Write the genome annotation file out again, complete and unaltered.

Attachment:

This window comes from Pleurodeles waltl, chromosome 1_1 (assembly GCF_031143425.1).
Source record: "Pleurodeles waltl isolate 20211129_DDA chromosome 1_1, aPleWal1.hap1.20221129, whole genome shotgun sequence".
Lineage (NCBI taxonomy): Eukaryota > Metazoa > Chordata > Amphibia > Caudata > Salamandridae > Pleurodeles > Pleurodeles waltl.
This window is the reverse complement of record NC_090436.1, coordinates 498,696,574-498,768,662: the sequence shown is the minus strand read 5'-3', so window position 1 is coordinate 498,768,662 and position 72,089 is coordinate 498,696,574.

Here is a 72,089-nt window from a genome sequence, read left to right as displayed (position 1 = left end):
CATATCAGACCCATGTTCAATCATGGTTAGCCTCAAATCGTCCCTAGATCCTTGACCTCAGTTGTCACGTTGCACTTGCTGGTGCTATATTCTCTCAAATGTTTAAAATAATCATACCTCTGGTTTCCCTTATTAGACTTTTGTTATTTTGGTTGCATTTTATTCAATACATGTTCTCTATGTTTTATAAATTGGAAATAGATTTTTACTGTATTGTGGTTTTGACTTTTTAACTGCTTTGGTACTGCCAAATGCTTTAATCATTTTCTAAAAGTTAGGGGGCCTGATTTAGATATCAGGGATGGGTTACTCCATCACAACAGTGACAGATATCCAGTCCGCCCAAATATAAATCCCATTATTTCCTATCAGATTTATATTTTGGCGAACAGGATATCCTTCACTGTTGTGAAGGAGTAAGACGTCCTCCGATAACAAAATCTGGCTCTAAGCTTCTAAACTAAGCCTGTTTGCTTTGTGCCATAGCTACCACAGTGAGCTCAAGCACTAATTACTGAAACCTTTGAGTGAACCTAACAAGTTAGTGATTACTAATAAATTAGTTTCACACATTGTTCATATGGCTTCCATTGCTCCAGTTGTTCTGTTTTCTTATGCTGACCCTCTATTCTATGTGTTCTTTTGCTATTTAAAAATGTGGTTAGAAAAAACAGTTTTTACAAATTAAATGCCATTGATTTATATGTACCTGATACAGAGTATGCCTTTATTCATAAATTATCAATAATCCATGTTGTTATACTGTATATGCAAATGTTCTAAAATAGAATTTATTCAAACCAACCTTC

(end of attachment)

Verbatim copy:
This window comes from Pleurodeles waltl, chromosome 1_1 (assembly GCF_031143425.1).
Source record: "Pleurodeles waltl isolate 20211129_DDA chromosome 1_1, aPleWal1.hap1.20221129, whole genome shotgun sequence".
Lineage (NCBI taxonomy): Eukaryota > Metazoa > Chordata > Amphibia > Caudata > Salamandridae > Pleurodeles > Pleurodeles waltl.
This window is the reverse complement of record NC_090436.1, coordinates 498,696,574-498,768,662: the sequence shown is the minus strand read 5'-3', so window position 1 is coordinate 498,768,662 and position 72,089 is coordinate 498,696,574.

Here is a 72,089-nt window from a genome sequence, read left to right as displayed (position 1 = left end):
CATATCAGACCCATGTTCAATCATGGTTAGCCTCAAATCGTCCCTAGATCCTTGACCTCAGTTGTCACGTTGCACTTGCTGGTGCTATATTCTCTCAAATGTTTAAAATAATCATACCTCTGGTTTCCCTTATTAGACTTTTGTTATTTTGGTTGCATTTTATTCAATACATGTTCTCTATGTTTTATAAATTGGAAATAGATTTTTACTGTATTGTGGTTTTGACTTTTTAACTGCTTTGGTACTGCCAAATGCTTTAATCATTTTCTAAAAGTTAGGGGGCCTGATTTAGATATCAGGGATGGGTTACTCCATCACAACAGTGACAGATATCCAGTCCGCCCAAATATAAATCCCATTATTTCCTATCAGATTTATATTTTGGCGAACAGGATATCCTTCACTGTTGTGAAGGAGTAAGACGTCCTCCGATAACAAAATCTGGCTCTAAGCTTCTAAACTAAGCCTGTTTGCTTTGTGCCATAGCTACCACAGTGAGCTCAAGCACTAATTACTGAAACCTTTGAGTGAACCTAACAAGTTAGTGATTACTAATAAATTAGTTTCACACATTGTTCATATGGCTTCCATTGCTCCAGTTGTTCTGTTTTCTTATGCTGACCCTCTATTCTATGTGTTCTTTTGCTATTTAAAAATGTGGTTAGAAAAAACAGTTTTTACAAATTAAATGCCATTGATTTATATGTACCTGATACAGAGTATGCCTTTATTCATAAATTATCAATAATCCATGTTGTTATACTGTATATGCAAATGTTCTAAAATAGAATTTATTCAAACCAACCTTC